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BLOOMINGTON — Roger Sparks of Bloomington knew the chances were slim that he would make it through the winter without having to fire up his snowblower. On Monday morning, he was doing some maintenance on it, prepping for what was expected to be the strongest winter storm so far this season.

"There wasn't any reason why I couldn't have been doing this Saturday when it was warmer out," he said on a day when temperatures struggled to rise above single digits. "It is kind of fun to use it the first time of the season, but after that, it just becomes work."

Residents and snowplow crews throughout McLean County were ready for the first significant storm of the season that ended up dropping about 5 inches of snow in the Twin Cities and causing some difficult driving conditions as the Tuesday morning commute began.

As of 5 a.m., all Twin City area schools were scheduled to be open Tuesday.

Several hours after the snow started late Monday afternoon, area police reported some cars in ditches and minor fender-benders, but no major accidents.

"We are not expecting real strong winds on Tuesday, so once the snow stops accumulating, the plows should have plenty of time to work the roads before the morning commute," said Ed Shimon, a forecaster with the National Weather Service in Lincoln. "Winds will pick up later Tuesday, coming from the west northwest, and so by later Tuesday, we could see some drifting and icy spots on the roads."

Bloomington Public Works Director Jim Karch said all of the city's trucks were ready to go. and they were out in force Monday night.

"For a typical event we would have 24 trucks on the road. We have 12 different snow sections with two trucks for each section and one operator in a heavy loader," Karch said.

If the amount of snowfall is as much as 6 inches or more, as predicted, the plows will be on the major roads throughout the night to keep them clear and open, said Karch. By early Tuesday morning the plows should begin clearing the residential streets, he added.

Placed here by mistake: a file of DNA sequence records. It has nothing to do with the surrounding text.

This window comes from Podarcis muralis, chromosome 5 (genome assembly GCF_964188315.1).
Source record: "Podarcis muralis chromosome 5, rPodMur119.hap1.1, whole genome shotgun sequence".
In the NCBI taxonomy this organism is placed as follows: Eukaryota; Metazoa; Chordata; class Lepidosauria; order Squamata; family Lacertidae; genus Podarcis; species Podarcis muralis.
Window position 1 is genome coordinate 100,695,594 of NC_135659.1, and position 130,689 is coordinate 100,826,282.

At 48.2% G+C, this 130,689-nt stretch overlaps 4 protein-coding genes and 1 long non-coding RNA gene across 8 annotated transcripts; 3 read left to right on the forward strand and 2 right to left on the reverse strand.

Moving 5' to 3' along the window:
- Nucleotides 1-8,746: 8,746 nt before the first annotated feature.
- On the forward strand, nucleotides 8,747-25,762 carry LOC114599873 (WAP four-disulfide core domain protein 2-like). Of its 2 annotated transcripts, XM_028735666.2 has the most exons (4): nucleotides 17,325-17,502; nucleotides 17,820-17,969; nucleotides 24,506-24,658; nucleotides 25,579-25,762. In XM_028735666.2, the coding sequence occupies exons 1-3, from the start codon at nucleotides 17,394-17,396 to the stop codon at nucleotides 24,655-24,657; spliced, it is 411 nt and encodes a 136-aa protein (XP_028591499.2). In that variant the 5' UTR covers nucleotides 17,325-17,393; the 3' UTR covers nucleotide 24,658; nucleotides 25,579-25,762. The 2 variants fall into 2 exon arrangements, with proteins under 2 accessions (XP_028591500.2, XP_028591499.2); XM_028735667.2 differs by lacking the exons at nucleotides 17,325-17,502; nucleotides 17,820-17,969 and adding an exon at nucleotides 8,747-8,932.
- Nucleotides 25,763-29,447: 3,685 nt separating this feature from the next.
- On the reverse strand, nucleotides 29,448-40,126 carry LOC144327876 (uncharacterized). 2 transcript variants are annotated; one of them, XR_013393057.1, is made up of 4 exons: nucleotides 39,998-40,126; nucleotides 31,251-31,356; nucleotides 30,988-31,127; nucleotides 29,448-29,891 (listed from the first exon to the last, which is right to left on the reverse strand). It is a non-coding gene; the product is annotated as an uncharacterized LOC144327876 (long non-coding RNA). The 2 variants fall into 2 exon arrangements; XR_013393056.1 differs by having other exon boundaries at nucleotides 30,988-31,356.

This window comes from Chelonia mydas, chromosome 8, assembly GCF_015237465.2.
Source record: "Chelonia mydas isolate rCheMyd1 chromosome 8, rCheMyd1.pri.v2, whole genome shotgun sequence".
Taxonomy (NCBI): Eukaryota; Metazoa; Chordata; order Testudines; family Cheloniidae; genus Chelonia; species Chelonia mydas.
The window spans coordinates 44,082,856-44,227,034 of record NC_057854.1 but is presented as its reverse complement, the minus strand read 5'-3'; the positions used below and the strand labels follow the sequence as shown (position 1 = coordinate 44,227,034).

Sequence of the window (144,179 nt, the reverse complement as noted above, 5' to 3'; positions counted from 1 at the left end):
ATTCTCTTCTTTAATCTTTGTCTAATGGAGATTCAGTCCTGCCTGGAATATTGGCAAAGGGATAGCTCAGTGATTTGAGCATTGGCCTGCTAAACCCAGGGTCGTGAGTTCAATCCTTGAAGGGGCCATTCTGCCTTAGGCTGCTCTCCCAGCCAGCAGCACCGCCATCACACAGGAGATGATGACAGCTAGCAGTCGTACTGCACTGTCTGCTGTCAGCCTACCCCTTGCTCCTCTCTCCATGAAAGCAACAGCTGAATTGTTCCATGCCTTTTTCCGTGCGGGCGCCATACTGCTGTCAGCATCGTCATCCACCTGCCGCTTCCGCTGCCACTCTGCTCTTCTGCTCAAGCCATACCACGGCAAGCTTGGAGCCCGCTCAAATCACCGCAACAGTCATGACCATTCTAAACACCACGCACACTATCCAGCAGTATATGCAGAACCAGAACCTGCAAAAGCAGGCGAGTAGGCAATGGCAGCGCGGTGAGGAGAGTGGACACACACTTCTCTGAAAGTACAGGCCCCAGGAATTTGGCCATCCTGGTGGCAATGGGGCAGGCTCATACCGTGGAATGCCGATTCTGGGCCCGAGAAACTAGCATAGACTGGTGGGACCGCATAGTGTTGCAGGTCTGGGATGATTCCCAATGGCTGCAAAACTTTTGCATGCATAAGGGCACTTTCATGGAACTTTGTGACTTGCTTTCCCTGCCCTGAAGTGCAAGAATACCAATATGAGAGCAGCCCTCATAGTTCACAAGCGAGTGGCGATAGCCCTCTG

Both Bloomington and Normal banned all on-street parking Monday evening until further notice.

"Once you get on the major roads, you shouldn't have a problem," said Karch. "The problem is going to be getting out of your driveway on those smaller side roads because they won't be able to be done right away."

It typically takes city crews up to 15 hours to clear all of Bloomington's streets of snow, said Karch.

"The city has 800 lane-miles, so there is a lot of pavement and a lot of road for our crews to clear, said Karch.

For every mile of a  two-way street, there are two lane-miles (a mile in each direction). "And some major streets can have up three, four or up to five lanes and every one of those lanes has to be plowed, so we look at in terms of lane miles," he explained. 

Normal and McLean County also had their plows out Monday night and ready with plenty of salt — although officials said that if snow is very dry, salt can make matters worse.

“A snow that’s dry tends to blow,” said Wayne Aldrich, Normal public works director. “If we salt, it can make the pavement wet, causing the snow to stick and making matters worse.”

Aldrich said crews will keep an eye on the roads and if there is a slick spot, they will use salt.

Eric Schmitt, McLean County highway engineer, said his crews likely won’t salt until Thursday — if the weather prediction for a dry snow and strong winds Tuesday and Wednesday hold true.

“Especially with light, fine snow; that stuff will just blow and blow,” Schmitt said.

The challenge with the first major snowfall each year is motorists acclimating to driving safely in winter conditions.

"People always have a tough time stopping soon enough at an intersection or not getting up earlier enough to shovel or plow out their driveways," said Karch. "Then they get in a hurry to get to work and because of that they don't drive for conditions. They drive too close to our snowplows and don't drive safely."

Because of that, Karch urged motorists to allot more time to get their destinations Tuesday.

"We are very thankful that the snow hasn't really been hitting us hard this year," Karch added. "Last year was one of the biggest years (for winter storms) we've had in recent memory. So it's nice to be able to start off the year at a slower pace."

The city spread about 300 tons of salt on its major streets over the weekend because of icy road conditions, "but we're in great shape salt-wise," Karch said. "We had a full dome and we just put a new order in, so it shouldn't be a problem."

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 Mary Ann Ford and Maria Nagle contributed to this report.


Agriculture Reporter

Agriculture reporter for Lee Enterprises Central Illinois.

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